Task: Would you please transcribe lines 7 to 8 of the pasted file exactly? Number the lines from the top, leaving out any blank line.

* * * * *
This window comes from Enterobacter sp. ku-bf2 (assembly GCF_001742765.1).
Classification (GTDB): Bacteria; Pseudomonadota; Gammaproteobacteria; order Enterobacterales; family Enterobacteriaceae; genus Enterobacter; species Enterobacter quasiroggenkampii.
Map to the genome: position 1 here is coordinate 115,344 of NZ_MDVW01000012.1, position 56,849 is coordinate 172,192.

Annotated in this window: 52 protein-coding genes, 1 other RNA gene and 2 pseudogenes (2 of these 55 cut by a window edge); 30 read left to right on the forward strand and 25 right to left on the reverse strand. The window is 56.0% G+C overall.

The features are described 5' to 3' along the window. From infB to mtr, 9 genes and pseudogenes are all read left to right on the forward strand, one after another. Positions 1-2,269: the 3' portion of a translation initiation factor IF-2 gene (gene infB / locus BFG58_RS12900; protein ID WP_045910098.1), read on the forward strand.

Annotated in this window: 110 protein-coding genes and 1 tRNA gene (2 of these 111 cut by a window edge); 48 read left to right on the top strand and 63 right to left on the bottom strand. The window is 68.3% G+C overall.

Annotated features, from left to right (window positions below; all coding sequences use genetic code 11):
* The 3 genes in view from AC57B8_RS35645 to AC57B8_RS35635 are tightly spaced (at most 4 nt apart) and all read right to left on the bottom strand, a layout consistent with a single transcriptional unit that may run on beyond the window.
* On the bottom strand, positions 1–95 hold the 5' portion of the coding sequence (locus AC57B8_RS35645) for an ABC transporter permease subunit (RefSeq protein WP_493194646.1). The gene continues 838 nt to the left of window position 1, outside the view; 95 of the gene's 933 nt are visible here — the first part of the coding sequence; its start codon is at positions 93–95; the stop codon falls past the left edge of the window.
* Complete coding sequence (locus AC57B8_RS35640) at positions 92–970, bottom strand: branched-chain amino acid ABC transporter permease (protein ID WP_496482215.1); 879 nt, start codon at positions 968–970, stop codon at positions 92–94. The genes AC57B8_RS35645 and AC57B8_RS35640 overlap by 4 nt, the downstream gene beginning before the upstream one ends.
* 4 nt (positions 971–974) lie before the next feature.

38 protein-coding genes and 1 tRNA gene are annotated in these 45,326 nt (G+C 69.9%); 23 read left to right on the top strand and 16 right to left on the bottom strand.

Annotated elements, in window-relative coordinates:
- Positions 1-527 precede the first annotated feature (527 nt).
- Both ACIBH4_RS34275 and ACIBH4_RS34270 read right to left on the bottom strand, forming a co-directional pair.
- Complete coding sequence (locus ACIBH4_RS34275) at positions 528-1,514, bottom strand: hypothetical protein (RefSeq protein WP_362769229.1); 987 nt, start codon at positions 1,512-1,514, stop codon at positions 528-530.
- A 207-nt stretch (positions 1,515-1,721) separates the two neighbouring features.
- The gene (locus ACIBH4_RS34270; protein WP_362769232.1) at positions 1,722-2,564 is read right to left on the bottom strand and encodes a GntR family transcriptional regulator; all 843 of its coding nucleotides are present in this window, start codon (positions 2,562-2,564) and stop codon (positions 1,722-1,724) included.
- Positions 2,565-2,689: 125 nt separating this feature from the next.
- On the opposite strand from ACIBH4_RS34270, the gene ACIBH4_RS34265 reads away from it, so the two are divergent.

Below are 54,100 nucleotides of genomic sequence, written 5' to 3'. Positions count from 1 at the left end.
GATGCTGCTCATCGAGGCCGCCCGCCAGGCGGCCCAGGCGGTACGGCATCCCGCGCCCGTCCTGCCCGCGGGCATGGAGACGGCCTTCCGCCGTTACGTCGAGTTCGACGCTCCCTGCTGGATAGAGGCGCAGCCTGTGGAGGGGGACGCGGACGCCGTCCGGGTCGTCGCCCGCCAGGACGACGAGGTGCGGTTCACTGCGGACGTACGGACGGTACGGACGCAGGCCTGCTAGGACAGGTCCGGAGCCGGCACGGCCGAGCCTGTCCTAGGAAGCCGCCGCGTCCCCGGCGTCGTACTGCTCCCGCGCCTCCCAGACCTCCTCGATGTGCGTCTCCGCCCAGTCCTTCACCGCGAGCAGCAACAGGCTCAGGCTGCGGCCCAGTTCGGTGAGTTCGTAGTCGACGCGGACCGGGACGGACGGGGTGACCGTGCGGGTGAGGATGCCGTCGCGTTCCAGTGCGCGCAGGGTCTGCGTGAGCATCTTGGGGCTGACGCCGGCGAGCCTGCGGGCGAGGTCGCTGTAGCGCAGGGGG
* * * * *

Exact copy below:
Annotated features, from left to right (window positions below; all coding sequences use genetic code 11):
* The 3 genes in view from AC57B8_RS35645 to AC57B8_RS35635 are tightly spaced (at most 4 nt apart) and all read right to left on the bottom strand, a layout consistent with a single transcriptional unit that may run on beyond the window.